In chapter four, Hall tries to identify the small number of Christians who do meaningfully embrace Christian nationalism. Yes, the term “Christian nationalism” serves primarily as a progressive canard, yet a small but vocal niche of committed Calvinists have still come to embrace the label. “The emergence of Americans actually claiming to be Christian nationalists,” Hall notes, “was a gift to the critics of Christian nationalism.” Finally, the critics could point to some evidence—however tenuous––of a theocratic movement bent on taking over America for Christ. That specific books praising Christian nationalism “were portrayed as bestsellers only helped the critics’ case. Unfortunately for the critics, if one bothers to read these works, it becomes evident that they will be of interest only to a handful of idiosyncratic, patriarchal Calvinists who are not interested in the United States as a nation.”  

Thankfully, Hall uses his fifth chapter to provide a sturdy definition of what Christian nationalism actually is, contra its more sensational critics. Christian nationalism historically, Hall argues,  

“is best understood as the view that the country was founded as a Christian nation and, consequently, that national, state, and local governments should protect and promote Christianity in special ways. Christian nationalists usually believe that other faiths should be tolerated but that the governments do not need to treat all religions equally.”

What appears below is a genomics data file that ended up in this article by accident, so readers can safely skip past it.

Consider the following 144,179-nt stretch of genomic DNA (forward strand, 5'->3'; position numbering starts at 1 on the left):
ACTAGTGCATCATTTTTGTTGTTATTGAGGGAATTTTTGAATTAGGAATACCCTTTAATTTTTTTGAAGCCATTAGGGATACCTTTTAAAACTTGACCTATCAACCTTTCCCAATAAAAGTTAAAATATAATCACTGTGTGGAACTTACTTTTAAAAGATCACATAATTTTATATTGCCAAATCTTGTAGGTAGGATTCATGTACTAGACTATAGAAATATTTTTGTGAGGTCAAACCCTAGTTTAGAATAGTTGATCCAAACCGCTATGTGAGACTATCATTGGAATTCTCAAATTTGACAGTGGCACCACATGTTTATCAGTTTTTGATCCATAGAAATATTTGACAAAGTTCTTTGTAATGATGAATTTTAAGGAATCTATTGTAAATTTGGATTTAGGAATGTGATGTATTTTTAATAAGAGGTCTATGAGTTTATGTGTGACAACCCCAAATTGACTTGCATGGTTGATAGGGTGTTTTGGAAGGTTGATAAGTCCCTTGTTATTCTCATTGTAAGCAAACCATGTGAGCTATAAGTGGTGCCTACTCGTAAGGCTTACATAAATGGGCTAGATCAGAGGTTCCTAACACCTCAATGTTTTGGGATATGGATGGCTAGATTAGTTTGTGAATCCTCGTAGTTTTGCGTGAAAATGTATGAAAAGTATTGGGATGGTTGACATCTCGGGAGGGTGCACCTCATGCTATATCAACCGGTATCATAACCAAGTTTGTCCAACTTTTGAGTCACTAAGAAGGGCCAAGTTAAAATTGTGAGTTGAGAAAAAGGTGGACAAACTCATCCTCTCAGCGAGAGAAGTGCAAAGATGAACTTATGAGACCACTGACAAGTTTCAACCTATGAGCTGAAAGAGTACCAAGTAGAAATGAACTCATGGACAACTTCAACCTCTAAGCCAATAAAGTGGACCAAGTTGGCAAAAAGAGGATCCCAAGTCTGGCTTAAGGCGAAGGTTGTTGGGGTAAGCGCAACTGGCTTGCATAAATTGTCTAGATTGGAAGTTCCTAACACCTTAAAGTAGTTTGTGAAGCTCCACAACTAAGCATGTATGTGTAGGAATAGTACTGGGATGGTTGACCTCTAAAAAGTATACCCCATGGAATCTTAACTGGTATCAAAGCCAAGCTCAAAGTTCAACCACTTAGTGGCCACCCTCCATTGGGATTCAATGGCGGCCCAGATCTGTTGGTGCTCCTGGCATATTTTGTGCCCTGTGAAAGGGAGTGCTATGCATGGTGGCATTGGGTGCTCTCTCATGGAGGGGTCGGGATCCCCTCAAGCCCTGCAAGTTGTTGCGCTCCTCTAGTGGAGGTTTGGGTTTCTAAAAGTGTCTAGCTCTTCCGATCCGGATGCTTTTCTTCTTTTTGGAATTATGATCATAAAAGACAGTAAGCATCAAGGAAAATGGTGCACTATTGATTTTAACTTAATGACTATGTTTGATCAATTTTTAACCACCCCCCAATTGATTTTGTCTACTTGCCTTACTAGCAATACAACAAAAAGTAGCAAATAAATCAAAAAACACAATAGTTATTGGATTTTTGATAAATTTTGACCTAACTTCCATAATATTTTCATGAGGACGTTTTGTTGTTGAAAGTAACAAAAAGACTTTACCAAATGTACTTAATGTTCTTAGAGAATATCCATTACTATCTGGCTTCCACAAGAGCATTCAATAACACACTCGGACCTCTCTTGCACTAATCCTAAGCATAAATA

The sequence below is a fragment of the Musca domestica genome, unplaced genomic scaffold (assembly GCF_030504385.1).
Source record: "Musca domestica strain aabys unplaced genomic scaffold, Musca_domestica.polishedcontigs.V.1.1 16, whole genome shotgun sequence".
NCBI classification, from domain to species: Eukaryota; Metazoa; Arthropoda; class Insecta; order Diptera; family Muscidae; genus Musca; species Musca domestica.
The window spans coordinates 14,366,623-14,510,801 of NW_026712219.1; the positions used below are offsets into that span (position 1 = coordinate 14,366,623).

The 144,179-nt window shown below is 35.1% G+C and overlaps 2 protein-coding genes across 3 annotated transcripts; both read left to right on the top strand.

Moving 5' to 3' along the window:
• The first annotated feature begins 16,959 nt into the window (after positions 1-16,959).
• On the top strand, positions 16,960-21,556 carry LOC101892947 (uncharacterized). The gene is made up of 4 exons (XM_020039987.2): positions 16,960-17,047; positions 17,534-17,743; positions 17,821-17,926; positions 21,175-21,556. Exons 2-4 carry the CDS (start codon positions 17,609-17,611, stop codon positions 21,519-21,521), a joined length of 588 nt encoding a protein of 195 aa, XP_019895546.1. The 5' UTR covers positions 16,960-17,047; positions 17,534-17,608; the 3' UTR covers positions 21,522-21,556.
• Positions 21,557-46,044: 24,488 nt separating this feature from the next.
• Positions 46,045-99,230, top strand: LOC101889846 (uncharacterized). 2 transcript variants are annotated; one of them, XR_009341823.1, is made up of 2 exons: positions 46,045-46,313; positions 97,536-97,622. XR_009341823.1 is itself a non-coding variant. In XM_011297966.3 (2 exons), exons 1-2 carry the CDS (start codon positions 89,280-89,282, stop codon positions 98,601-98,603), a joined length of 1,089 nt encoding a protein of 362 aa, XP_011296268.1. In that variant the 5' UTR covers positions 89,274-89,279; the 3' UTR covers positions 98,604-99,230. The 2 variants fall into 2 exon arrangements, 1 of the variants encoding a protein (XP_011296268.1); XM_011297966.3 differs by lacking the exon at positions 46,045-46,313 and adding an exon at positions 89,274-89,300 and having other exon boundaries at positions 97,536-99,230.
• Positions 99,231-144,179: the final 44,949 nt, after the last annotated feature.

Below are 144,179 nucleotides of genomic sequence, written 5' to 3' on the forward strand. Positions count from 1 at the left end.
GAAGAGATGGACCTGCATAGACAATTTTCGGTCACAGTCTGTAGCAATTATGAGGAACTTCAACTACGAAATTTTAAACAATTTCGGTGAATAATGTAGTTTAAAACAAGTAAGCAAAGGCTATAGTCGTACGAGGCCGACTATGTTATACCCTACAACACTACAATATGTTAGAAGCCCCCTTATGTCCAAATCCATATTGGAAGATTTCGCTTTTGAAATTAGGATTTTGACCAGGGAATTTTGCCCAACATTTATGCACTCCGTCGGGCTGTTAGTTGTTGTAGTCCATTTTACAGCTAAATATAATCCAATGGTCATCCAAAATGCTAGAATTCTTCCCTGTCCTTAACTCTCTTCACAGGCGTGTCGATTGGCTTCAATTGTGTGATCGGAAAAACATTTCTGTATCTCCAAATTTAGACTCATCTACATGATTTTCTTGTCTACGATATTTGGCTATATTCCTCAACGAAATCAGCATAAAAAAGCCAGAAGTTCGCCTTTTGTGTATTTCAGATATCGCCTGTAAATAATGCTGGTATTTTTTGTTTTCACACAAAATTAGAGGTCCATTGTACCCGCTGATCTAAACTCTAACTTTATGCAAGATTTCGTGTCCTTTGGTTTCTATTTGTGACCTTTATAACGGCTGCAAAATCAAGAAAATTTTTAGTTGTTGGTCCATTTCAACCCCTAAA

Hall rightfully notes that Christian nationalists want to specifically privilege Christianity. To make the image more useful, an actual Christian nationalist would privilege Christian worship in aways that they would not protect Judaism, which is how Christian nationalism worked in many nations through the longue durée of the Nineteenth and Twentieth Centuries. Christianity was socially and culturally privileged, but other faiths enjoyed wide toleration. Hall isn’t an advocate for Christian nationalism—he makes that clear—but he also isn’t convinced that actual Christian nationalism would make the United States a theocracy or Medieval. The favoritism shown by historic Christian nationalists  “is not of the heavy-handed variety that marked all countries populated by Christians before the mid-eighteenth century. Indeed, if today’s Christian nationalists had their way, at worst governments would return to the 1950s approach to church-state relations. Christian nationalism, as it manifested itself in the mid-twentieth century, was a relatively benign phenomenon.” Certainly “some Americans objected to it, but it is hard to argue that anyone was harmed in any meaningful way.”